BACKGROUND: Allergen immunotherapy (IT) is an effective treatment of respiratory allergy, but requires strict rules of performance. This makes compliance particularly relevant, but thus far only a few studies have investigated this issue. METHODS: We reviewed all the available articles on compliance and adherence with IT in its different forms of administration, ie, subcutaneous (SCIT), sublingual (SLIT), and local nasal (LNIT). RESULTS: Early studies, when only SCIT was available, reported a low compliance, ranging from 45% to 60%, but the demanding schedules used, with very frequent injections, accounted for this outcome, as shown by patients' recognition of inconvenience as the major cause of noncompliance. The most recent studies reported a good compliance, estimated in 75% to 90%, to both SCIT and SLIT, inconvenience remaining the major cause of noncompliance, followed by cost of the treatment. The only study addressing LNIT found a very poor compliance (27%), the major cause being the side effects, with repeated nasal reactions to the allergen extract. CONCLUSIONS: Adequate education of patients and optimization of administration schedules, with fine balancing between dose effectiveness and cost, are the factors most likely to achieve further improvement of compliance with IT.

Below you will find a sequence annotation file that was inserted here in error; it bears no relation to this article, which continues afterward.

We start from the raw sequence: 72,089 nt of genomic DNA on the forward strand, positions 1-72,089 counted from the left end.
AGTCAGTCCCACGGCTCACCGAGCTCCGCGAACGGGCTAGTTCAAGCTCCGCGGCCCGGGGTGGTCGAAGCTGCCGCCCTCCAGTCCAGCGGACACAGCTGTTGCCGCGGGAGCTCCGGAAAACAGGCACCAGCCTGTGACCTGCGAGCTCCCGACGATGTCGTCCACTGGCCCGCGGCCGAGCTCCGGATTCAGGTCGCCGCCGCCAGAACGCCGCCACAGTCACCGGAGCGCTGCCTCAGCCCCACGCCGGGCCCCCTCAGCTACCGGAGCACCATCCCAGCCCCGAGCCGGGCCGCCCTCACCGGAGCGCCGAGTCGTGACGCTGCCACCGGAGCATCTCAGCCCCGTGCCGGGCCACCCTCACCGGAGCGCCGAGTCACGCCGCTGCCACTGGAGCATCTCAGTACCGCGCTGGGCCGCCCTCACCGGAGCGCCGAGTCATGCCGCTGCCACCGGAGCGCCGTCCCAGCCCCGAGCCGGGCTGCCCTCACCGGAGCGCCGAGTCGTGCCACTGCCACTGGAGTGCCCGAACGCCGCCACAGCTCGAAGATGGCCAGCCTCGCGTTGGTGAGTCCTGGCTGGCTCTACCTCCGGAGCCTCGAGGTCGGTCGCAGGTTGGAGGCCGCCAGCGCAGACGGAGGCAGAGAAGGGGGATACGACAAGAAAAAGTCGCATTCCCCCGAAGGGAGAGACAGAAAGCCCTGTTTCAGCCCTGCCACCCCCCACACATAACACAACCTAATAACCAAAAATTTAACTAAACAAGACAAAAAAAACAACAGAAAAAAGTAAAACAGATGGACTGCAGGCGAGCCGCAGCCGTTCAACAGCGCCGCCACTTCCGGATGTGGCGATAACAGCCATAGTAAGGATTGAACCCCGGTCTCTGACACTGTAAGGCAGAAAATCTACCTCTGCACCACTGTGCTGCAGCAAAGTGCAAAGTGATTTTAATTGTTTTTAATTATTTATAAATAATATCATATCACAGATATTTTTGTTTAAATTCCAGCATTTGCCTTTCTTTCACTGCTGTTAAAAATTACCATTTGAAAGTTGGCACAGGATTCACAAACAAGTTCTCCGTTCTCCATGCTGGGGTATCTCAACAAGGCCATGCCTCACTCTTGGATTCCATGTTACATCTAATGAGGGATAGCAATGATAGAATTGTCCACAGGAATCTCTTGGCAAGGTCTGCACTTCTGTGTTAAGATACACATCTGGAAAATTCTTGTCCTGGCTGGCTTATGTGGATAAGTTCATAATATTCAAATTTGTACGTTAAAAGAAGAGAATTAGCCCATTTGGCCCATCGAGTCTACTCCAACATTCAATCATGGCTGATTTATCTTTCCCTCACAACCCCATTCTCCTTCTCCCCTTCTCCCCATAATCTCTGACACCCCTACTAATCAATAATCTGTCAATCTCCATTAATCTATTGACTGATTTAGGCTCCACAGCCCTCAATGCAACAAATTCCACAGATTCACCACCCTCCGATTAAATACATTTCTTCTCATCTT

Patient’s compliance with allergen immunotherapy / INCORVAIA C; MAURO M; RIDOLO E.; PUCCINELLI P; LIUZZO M; SCURATI S; FRATI F. - In: PATIENT PREFERENCE AND ADHERENCE. - ISSN 1177-889X. - 2(2008), pp. 247-251.